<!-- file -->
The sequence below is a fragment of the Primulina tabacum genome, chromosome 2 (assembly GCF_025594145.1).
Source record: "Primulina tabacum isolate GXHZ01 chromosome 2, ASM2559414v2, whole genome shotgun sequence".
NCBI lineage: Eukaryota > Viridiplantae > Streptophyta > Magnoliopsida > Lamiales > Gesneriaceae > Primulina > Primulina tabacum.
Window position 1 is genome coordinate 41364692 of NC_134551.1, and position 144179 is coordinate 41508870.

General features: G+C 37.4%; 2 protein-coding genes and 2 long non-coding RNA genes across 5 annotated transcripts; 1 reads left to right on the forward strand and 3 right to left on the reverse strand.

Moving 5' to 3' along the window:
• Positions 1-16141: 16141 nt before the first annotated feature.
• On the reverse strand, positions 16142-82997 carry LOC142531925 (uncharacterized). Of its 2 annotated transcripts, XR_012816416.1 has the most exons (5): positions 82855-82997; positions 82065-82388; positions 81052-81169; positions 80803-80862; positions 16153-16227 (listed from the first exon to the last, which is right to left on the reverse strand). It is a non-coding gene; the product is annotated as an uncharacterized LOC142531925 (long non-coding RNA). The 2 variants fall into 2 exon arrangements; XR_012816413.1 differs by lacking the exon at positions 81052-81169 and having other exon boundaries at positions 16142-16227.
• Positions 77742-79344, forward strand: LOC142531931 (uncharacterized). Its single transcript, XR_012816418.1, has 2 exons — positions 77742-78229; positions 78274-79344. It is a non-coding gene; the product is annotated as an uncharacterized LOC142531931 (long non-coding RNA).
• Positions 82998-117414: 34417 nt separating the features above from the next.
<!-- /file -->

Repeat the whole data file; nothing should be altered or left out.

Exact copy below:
The sequence below is a fragment of the Primulina tabacum genome, chromosome 2 (assembly GCF_025594145.1).
Source record: "Primulina tabacum isolate GXHZ01 chromosome 2, ASM2559414v2, whole genome shotgun sequence".
NCBI lineage: Eukaryota > Viridiplantae > Streptophyta > Magnoliopsida > Lamiales > Gesneriaceae > Primulina > Primulina tabacum.
Window position 1 is genome coordinate 41364692 of NC_134551.1, and position 144179 is coordinate 41508870.

General features: G+C 37.4%; 2 protein-coding genes and 2 long non-coding RNA genes across 5 annotated transcripts; 1 reads left to right on the forward strand and 3 right to left on the reverse strand.

Moving 5' to 3' along the window:
• Positions 1-16141: 16141 nt before the first annotated feature.
• On the reverse strand, positions 16142-82997 carry LOC142531925 (uncharacterized). Of its 2 annotated transcripts, XR_012816416.1 has the most exons (5): positions 82855-82997; positions 82065-82388; positions 81052-81169; positions 80803-80862; positions 16153-16227 (listed from the first exon to the last, which is right to left on the reverse strand). It is a non-coding gene; the product is annotated as an uncharacterized LOC142531925 (long non-coding RNA). The 2 variants fall into 2 exon arrangements; XR_012816413.1 differs by lacking the exon at positions 81052-81169 and having other exon boundaries at positions 16142-16227.
• Positions 77742-79344, forward strand: LOC142531931 (uncharacterized). Its single transcript, XR_012816418.1, has 2 exons — positions 77742-78229; positions 78274-79344. It is a non-coding gene; the product is annotated as an uncharacterized LOC142531931 (long non-coding RNA).
• Positions 82998-117414: 34417 nt separating the features above from the next.